Beth said; “I think most disabled people experience inaccessibility often when they go out – I know I do. Pretty much every time I go anywhere. The world isn’t designed for us.”

“This is the first time I’ve seen a wheelchair in a shop window like this (mobility shops not included) and it was so surprising to see and made me feel represented.”

According to disability charity Scope, there are approximately 13.9 million people in the UK who are disabled. Unfortunately many may feel they are ignored by many brands and the media as they don’t often see themselves represented.

Laura Allen co-owns The White Collection Bridal Boutique with her sister Sarah Parker. They said the decision to include a wheelchair in their window display was a simple one – “we didn’t really think too much about it.”

“We are delighted that our window display is getting such positive feedback.”

To date, Beth’s tweet has had more than 8,100 retweets and 36,000 likes and has been picked up by media outlets across the world.

It’s fantastic to see the reaction this has had and we are delighted to see The White Collection Bridal Boutique are leading the way in providing an inclusive experience for wheelchair users and disabled people. We hope to see this becoming the norm rather than the exception in the not too distant future.

Councils failing to tackle blue badge abuse as number of thefts rise

January 2019

In a report published at the end of last year, it has been revealed there has been a significant rise in blue badge theft and worryingly most councils are failing to prosecute motorists for misusing these permits.

Of the 152 English local authorities surveyed, 94 (62%) did not pursue anyone for abusing the blue badge scheme. Similar research conducted two years ago found 40% of councils were failing to clamp down on this issue suggesting blue badge abuse is getting worse. Sadly, almost every case involving the 1,215 prosecutions that were investigated last year involved drivers using someone else’s blue badge. Shockingly, the number of blue badges reportedly stolen has increased by 45% in the past year.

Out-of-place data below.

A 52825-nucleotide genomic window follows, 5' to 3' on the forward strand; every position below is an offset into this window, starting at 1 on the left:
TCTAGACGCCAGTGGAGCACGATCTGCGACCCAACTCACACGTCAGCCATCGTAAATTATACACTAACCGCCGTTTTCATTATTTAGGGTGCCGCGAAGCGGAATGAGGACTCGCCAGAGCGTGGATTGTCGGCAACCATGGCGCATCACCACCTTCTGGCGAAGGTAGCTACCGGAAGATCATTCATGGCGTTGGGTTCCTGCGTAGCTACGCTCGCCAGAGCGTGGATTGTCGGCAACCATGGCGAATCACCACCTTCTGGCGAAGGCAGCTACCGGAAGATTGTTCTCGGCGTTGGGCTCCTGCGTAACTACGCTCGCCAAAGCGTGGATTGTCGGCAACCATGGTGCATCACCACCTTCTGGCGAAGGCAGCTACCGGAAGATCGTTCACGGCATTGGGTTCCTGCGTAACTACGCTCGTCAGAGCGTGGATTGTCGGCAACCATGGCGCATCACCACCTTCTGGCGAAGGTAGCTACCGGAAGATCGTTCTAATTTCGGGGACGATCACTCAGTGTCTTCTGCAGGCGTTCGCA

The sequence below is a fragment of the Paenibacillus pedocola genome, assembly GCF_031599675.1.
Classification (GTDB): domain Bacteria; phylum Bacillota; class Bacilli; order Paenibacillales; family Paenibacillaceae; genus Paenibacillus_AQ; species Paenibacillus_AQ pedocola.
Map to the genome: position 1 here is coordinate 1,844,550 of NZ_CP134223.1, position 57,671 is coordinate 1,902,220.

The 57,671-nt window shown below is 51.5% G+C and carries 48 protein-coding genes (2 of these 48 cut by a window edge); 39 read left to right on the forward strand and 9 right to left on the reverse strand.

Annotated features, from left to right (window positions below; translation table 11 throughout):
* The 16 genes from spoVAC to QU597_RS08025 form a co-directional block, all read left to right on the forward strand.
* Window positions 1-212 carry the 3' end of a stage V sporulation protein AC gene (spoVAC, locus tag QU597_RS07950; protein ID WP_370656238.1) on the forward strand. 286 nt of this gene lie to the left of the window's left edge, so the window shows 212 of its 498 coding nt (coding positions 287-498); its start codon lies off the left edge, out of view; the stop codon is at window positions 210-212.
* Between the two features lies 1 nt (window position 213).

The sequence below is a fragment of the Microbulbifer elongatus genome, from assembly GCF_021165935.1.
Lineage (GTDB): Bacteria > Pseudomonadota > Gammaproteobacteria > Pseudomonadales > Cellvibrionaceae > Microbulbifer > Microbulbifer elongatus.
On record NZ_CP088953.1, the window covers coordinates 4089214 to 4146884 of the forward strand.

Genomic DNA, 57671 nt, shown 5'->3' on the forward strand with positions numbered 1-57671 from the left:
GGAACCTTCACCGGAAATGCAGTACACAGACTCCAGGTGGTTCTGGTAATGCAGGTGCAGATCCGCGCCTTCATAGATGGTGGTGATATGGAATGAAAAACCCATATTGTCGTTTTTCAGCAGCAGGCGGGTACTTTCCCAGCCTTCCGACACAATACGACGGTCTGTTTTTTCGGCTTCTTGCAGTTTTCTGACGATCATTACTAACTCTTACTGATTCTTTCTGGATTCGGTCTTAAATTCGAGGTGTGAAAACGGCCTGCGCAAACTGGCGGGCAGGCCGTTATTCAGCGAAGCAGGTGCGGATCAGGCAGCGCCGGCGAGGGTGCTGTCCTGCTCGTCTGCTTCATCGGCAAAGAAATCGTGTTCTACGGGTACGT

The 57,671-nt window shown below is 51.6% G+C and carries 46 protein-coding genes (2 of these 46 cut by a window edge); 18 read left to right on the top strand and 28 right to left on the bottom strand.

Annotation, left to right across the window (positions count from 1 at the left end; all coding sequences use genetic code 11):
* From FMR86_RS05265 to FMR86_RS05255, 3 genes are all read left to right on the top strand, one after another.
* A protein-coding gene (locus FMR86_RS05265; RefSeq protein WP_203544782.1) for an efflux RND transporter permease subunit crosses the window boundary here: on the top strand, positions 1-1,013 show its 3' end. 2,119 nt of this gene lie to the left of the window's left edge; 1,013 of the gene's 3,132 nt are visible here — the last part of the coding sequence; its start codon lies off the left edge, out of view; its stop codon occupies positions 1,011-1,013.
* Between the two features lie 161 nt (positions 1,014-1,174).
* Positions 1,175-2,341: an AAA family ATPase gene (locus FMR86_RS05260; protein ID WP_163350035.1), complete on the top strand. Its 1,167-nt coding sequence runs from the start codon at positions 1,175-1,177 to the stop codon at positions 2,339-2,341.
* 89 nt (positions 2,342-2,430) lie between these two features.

Phil Talbot of disability charity Scope said; “Stealing blue badges isn’t a crime without consequences. They are a vital lifeline for those who genuinely need them.”

Blue badges are available to adults who are disabled or have a health condition that affects their mobility (or for those who care for a child with these conditions). The scheme allows blue badge holders to park free of charge in pay and display bays and for up to three hours on yellow lines. Blue badge holders driving in London are also exempt from the congestion charge. Blue badges are used by approximately 2.4 million disabled people in England. Those who are convicted of misusing a blue badge face fines of up to £1,000.

The reasons for the disparity in convictions and prosecutions from councils can be due to the different levels of pressure on parking in the area but is also as a result of councils’ tight budgets. Following various spending cuts, councils are finding their available budgets are significantly lower than in previous years. Councils have tough decisions to make when it comes to effectively allocating their budgets every year. This, coupled with the time-consuming and expensive nature of pursuing these perpetrators, sadly leads to many going unchallenged.